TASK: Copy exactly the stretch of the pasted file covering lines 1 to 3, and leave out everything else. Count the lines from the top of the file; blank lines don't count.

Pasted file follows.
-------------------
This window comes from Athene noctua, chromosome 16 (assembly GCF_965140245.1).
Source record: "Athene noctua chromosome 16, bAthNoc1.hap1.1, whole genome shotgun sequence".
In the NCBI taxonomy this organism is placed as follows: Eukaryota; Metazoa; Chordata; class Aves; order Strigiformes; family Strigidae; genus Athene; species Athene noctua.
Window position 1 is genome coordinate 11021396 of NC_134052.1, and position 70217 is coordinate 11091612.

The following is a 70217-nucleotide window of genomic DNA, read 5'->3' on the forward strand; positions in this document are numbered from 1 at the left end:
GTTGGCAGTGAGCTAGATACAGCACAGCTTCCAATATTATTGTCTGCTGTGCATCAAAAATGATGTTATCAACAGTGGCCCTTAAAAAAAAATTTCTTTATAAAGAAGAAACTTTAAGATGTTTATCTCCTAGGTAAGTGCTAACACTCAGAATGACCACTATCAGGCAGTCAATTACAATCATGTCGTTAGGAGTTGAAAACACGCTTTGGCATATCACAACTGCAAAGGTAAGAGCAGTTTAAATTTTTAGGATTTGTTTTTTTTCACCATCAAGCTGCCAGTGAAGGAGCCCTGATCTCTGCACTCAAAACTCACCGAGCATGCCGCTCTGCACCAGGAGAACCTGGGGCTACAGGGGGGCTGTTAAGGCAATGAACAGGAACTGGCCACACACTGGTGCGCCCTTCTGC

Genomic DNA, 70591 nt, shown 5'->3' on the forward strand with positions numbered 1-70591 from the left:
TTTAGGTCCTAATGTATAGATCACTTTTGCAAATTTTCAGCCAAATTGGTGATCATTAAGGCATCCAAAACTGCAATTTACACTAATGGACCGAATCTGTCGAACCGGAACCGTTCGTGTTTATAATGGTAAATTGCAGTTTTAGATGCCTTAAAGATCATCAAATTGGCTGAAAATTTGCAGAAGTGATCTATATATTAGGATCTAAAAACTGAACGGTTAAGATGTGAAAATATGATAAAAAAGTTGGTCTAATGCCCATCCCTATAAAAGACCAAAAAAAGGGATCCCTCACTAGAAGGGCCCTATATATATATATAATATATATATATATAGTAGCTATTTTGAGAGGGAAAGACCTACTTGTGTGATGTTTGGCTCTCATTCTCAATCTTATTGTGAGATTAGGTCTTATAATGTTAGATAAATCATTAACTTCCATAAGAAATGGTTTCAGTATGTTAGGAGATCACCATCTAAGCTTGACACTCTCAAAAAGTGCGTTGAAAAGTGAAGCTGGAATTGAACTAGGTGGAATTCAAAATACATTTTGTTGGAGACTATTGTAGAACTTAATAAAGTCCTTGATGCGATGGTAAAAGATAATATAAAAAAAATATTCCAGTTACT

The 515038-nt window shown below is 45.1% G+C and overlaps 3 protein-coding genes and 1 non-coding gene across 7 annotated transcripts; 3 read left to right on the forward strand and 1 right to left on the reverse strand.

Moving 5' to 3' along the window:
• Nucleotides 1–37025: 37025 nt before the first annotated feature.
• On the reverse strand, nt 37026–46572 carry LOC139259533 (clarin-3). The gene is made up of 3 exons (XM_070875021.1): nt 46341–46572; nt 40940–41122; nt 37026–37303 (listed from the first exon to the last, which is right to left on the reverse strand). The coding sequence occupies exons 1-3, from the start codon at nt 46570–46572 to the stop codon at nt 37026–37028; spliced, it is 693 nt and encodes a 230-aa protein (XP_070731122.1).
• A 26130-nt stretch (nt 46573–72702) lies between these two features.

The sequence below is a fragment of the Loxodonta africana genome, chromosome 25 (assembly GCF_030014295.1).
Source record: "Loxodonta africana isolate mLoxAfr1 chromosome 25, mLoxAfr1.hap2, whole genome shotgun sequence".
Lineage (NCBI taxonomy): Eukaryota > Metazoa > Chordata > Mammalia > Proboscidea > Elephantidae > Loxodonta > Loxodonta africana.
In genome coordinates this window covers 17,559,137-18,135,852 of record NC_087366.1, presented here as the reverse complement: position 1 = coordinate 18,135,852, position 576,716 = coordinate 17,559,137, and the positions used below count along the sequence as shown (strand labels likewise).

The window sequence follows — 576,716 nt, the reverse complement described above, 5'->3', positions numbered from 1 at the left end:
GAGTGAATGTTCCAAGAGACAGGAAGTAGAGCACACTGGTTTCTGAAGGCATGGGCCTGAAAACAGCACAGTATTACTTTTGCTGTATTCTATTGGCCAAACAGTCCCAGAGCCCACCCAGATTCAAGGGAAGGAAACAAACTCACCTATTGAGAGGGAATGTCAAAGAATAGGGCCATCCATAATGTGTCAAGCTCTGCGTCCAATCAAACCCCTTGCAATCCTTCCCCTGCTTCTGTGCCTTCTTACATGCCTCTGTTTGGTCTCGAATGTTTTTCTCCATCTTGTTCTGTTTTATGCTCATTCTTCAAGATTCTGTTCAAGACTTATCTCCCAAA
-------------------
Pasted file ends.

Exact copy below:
This window comes from Athene noctua, chromosome 16 (assembly GCF_965140245.1).
Source record: "Athene noctua chromosome 16, bAthNoc1.hap1.1, whole genome shotgun sequence".
In the NCBI taxonomy this organism is placed as follows: Eukaryota; Metazoa; Chordata; class Aves; order Strigiformes; family Strigidae; genus Athene; species Athene noctua.